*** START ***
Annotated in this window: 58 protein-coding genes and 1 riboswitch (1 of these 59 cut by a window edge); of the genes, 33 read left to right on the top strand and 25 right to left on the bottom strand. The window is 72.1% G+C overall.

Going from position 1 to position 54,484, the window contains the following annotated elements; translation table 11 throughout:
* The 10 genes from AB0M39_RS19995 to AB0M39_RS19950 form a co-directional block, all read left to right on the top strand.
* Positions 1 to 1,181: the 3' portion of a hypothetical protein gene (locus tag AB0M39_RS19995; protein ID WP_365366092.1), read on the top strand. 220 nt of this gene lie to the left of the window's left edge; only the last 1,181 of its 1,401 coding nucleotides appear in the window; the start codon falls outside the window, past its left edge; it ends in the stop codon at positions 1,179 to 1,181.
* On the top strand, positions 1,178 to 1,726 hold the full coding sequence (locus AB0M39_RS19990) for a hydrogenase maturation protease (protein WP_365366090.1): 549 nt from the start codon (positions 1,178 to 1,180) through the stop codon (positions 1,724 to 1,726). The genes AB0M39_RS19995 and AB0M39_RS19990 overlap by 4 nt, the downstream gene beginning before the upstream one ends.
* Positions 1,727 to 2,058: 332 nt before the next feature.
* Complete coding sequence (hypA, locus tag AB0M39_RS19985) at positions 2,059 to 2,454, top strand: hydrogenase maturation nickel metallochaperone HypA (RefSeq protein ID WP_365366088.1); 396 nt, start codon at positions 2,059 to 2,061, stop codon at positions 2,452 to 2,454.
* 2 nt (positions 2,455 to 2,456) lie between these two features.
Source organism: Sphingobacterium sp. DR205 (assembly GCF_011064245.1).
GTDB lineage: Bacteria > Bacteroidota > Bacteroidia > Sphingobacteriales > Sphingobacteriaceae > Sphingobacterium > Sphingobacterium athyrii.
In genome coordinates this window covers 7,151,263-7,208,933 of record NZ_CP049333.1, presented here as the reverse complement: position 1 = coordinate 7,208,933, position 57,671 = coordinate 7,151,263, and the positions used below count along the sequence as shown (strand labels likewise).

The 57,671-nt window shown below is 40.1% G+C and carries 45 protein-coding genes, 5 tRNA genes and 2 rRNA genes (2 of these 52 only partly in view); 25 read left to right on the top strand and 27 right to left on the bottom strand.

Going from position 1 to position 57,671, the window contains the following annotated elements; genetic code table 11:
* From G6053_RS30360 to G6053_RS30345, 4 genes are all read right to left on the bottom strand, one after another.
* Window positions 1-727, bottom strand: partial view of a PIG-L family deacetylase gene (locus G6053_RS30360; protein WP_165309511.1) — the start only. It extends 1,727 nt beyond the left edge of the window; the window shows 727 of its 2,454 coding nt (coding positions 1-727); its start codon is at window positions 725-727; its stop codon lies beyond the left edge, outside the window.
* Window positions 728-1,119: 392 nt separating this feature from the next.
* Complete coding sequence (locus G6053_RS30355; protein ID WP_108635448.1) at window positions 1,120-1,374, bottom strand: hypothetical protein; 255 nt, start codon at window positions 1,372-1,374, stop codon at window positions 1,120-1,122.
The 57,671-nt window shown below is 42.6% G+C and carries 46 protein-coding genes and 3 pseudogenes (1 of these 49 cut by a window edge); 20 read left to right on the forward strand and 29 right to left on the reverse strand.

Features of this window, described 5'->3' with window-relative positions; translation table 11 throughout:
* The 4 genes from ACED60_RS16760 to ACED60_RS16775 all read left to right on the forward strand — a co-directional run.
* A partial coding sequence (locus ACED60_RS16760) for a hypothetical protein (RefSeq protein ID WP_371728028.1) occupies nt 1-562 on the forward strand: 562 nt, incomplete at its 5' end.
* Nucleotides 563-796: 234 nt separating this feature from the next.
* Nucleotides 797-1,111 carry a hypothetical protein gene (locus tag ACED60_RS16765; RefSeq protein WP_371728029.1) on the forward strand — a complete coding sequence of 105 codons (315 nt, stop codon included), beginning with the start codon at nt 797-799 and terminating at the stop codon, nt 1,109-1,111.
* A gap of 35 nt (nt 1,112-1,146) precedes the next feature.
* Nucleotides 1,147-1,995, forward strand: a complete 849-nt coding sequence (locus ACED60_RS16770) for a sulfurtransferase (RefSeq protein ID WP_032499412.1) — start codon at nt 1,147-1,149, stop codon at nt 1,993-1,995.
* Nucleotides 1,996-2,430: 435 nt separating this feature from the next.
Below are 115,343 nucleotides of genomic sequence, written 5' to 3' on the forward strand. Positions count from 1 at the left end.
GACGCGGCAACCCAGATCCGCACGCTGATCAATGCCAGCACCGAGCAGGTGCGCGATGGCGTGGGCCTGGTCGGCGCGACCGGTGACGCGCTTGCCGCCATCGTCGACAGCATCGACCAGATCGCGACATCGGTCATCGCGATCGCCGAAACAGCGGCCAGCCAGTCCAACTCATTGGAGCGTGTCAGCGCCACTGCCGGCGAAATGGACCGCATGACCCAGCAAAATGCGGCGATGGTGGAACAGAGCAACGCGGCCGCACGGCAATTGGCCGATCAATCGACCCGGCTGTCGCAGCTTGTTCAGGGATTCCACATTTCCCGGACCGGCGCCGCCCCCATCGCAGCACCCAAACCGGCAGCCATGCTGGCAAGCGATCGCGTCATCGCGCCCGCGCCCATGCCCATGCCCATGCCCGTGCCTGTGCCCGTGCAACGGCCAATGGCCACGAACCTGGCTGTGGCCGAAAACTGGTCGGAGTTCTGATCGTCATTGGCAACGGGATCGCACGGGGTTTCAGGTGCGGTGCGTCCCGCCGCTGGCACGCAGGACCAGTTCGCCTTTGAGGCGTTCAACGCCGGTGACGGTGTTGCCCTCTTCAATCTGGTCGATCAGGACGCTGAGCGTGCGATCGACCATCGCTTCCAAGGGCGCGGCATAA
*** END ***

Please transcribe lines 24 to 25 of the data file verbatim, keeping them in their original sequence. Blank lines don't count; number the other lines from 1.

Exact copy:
* A gap of 35 nt (nt 1,112-1,146) precedes the next feature.
* Nucleotides 1,147-1,995, forward strand: a complete 849-nt coding sequence (locus ACED60_RS16770) for a sulfurtransferase (RefSeq protein ID WP_032499412.1) — start codon at nt 1,147-1,149, stop codon at nt 1,993-1,995.